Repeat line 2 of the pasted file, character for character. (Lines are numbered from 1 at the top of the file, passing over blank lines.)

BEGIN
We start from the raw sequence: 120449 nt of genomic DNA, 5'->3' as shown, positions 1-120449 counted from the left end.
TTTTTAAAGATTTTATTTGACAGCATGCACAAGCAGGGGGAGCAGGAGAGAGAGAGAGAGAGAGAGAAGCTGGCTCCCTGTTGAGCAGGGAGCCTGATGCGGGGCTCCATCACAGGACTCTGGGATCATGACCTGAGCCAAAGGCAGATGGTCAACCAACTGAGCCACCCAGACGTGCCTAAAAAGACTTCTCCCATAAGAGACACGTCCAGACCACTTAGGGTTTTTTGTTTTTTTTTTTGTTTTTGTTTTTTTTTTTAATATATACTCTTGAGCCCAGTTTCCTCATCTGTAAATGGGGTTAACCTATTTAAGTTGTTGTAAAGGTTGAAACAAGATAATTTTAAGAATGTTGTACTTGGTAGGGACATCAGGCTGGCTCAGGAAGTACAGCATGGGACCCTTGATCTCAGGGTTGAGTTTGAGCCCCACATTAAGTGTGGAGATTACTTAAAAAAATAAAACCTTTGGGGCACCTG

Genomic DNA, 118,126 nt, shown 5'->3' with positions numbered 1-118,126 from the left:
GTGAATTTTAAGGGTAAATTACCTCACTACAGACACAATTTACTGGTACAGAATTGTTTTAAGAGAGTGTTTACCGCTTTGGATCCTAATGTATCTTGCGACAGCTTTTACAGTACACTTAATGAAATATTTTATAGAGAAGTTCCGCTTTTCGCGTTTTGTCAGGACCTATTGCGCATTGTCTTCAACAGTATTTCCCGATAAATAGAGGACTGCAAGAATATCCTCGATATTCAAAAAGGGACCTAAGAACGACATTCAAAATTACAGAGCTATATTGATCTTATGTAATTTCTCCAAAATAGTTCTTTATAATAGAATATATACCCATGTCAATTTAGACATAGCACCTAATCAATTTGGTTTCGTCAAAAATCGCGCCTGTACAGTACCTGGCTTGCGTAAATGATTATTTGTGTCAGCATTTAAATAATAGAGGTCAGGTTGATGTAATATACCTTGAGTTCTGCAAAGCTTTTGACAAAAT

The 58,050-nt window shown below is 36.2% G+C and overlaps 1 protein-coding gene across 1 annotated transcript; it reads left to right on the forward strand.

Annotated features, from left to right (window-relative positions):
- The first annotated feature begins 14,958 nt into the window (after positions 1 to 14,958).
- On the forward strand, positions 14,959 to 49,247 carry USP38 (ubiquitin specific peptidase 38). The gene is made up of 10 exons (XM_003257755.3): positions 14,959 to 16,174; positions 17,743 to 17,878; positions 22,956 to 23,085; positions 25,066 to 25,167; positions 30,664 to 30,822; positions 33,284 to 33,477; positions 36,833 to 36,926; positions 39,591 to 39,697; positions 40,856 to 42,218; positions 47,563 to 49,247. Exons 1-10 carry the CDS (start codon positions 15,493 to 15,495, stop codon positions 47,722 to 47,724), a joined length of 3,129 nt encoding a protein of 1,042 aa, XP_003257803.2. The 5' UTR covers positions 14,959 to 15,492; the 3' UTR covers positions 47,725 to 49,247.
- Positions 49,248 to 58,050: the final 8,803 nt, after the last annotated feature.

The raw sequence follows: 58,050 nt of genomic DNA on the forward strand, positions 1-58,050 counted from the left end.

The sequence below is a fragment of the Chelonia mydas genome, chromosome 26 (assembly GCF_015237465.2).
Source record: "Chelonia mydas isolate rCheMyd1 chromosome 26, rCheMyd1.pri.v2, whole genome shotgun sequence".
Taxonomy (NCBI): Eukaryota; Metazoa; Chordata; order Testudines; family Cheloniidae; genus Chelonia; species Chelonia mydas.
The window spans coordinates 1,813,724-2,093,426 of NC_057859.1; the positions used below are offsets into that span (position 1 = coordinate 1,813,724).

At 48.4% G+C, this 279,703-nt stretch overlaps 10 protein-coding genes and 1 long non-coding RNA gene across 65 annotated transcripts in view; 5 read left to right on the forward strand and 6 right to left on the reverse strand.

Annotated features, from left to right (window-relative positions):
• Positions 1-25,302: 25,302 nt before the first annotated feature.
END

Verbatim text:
TTTTTAAAGATTTTATTTGACAGCATGCACAAGCAGGGGGAGCAGGAGAGAGAGAGAGAGAGAGAGAAGCTGGCTCCCTGTTGAGCAGGGAGCCTGATGCGGGGCTCCATCACAGGACTCTGGGATCATGACCTGAGCCAAAGGCAGATGGTCAACCAACTGAGCCACCCAGACGTGCCTAAAAAGACTTCTCCCATAAGAGACACGTCCAGACCACTTAGGGTTTTTTGTTTTTTTTTTTGTTTTTGTTTTTTTTTTTAATATATACTCTTGAGCCCAGTTTCCTCATCTGTAAATGGGGTTAACCTATTTAAGTTGTTGTAAAGGTTGAAACAAGATAATTTTAAGAATGTTGTACTTGGTAGGGACATCAGGCTGGCTCAGGAAGTACAGCATGGGACCCTTGATCTCAGGGTTGAGTTTGAGCCCCACATTAAGTGTGGAGATTACTTAAAAAAATAAAACCTTTGGGGCACCTG